Images of the animal kingdom both real and mythological predominated these early coins. Eagles, doves, goats, lions, deities, among them Pegasus, the Minotaur, and Dionysus were all featured. Macedonia and Rome soon followed minting their coins and started adding their emperors’ and rulers’ figures on their coins. Julius Caesar imprinted his portrait on all Roman coins and in 44 BC after he was assassinated Brutus started imprinting his portrait on Roman coins and this set the trend for portraits of leaders and rulers of other countries to have their portraits minted on their country coins. However, the first leader to have his portrait on a country coin was Ptolemy 1 of Egypt, 306 BC.

By this time China’s Ten Cash, Spanish Pesos, and Portuguese pieces of eight were all flooding the North American, Asian, and European markets. The silver dollar made its appearance in 1520 in Bohemia, and the coin market for buying and selling had soon become entrenched in world trade, and people dealt in hard currencies until paper money began making its strong presence felt from the fifteenth century onwards when the printing press was developed.

In Sri Lanka too, known as Ceylon then, or possibly even by an earlier name, Taprobane, or Serendib, coins were a known entity. The Central Banks archives have it that our first unit of currency was punched marked coins called ‘Kahapana’.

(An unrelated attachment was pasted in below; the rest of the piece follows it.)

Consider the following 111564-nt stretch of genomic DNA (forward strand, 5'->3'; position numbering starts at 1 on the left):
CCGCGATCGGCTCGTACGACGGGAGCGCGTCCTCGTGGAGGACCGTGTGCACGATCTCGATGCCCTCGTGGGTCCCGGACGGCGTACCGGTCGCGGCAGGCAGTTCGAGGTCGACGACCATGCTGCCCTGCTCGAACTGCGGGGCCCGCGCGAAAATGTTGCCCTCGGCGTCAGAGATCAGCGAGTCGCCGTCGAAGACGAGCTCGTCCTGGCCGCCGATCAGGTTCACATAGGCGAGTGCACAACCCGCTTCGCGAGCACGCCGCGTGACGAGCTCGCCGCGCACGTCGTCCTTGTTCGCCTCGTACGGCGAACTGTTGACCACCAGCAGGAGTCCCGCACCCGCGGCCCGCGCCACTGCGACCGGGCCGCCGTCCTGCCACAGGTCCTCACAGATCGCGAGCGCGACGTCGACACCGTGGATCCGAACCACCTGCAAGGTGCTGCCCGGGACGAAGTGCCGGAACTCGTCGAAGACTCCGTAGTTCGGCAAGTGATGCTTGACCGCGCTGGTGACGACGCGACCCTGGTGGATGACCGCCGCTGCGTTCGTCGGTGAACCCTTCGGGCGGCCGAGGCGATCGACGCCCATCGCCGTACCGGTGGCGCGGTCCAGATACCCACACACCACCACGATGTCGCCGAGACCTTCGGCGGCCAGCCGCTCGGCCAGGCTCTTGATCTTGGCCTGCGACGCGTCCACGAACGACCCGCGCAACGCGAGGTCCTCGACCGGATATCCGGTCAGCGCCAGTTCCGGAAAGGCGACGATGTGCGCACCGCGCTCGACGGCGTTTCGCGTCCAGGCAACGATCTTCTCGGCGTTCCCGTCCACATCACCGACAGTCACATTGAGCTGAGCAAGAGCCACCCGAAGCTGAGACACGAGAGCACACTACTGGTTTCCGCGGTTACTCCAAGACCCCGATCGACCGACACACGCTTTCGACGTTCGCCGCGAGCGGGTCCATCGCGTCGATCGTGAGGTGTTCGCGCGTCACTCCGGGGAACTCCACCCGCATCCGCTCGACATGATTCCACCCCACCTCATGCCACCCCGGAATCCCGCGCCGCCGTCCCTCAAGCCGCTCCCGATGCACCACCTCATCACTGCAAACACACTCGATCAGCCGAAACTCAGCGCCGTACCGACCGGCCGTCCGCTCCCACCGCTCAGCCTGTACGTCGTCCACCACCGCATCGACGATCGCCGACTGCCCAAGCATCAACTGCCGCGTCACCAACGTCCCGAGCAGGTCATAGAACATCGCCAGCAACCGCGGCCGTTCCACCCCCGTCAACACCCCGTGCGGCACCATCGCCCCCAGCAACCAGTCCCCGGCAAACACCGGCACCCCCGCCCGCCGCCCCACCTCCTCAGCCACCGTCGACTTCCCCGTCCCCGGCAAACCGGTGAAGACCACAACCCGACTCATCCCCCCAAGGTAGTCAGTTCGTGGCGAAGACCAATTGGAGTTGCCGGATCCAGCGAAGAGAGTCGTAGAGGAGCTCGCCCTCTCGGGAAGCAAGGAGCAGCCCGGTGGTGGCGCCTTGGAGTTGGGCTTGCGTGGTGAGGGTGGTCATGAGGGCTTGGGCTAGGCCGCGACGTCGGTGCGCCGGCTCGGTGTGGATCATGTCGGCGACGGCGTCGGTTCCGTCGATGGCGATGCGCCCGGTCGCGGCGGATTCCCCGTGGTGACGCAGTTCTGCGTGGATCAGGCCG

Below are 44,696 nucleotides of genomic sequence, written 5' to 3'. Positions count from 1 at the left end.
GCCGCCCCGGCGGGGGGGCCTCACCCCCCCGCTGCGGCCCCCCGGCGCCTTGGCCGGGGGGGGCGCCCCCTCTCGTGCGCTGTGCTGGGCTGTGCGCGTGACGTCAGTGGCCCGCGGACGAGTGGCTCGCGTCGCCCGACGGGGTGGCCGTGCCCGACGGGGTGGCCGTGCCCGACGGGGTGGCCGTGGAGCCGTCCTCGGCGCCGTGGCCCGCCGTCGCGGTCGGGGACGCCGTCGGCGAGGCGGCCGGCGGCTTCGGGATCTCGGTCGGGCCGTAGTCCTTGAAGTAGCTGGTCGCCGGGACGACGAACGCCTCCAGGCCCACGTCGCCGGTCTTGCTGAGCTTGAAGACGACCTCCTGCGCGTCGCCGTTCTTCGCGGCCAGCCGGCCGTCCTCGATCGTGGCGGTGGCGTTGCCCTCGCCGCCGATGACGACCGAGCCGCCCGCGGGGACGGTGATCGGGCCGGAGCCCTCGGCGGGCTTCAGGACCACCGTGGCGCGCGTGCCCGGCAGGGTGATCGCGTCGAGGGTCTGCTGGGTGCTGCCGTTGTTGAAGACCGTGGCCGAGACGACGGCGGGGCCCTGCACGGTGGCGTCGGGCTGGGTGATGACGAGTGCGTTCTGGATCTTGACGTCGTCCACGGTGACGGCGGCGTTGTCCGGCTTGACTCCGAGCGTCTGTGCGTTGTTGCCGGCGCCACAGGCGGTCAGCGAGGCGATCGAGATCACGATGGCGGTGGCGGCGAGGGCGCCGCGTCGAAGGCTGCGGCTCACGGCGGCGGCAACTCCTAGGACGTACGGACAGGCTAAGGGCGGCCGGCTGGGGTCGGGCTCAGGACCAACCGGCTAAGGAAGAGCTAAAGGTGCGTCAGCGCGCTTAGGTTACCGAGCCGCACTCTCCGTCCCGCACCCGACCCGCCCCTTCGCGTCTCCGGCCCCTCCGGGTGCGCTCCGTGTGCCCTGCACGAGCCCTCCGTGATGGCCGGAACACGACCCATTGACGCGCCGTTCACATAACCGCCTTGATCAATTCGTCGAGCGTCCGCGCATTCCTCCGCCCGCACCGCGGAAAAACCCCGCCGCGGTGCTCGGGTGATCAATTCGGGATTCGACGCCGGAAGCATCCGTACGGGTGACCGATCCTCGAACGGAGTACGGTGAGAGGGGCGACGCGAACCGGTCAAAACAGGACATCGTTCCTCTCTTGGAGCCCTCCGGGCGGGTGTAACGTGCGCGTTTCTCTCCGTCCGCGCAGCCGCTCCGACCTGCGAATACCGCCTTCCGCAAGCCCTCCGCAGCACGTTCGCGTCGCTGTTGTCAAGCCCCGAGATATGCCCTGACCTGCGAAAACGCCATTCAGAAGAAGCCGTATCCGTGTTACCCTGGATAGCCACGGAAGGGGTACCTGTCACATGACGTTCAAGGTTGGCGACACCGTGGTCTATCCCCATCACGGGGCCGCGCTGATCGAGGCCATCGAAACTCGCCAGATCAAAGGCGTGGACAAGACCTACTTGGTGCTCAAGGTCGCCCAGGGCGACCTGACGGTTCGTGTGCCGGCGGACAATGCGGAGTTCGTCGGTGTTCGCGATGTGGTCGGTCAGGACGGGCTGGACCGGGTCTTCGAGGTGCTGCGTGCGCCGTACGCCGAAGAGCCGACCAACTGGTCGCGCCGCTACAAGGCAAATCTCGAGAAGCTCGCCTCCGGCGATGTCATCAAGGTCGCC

They were cut off strips of metal and came in different shapes; rectangular, square, circle, oblong, and mostly of silver with markings of a tree, the moon, the sun or a dog.

The Kahapana was used during the Anuradhapura period (3 rd Century BC- 1st Century AD). Copper coins were also found in 3 BC- 8 AD and some, a mixture of lead and copper were called Lakshmi coins as they had a female figure stamped on them supposed to be Goddess Lakshmi. There were also round gold coins with human figures called, ‘Kahayana’ coins.

Today coins have become an everyday part of world trade and collecting them as a hobby is quite easy, but the accent should be to focus on ancient coins which is not easy but rewarding, and endeavour to build up a collection while imbibing knowledge of the countries, metals, and the background on the coins and the countries they represent.

Belonging to a numismatic association or befriending people with similar interests would enhance one’s knowledge on the hobby. But be aware it is a time killer and could get you into trouble with those around you as a waster of time as not everybody appreciates a good numismatic. You would have to choose between modern time wasting gadgetry and a knowledge imbibing hobby.

Comments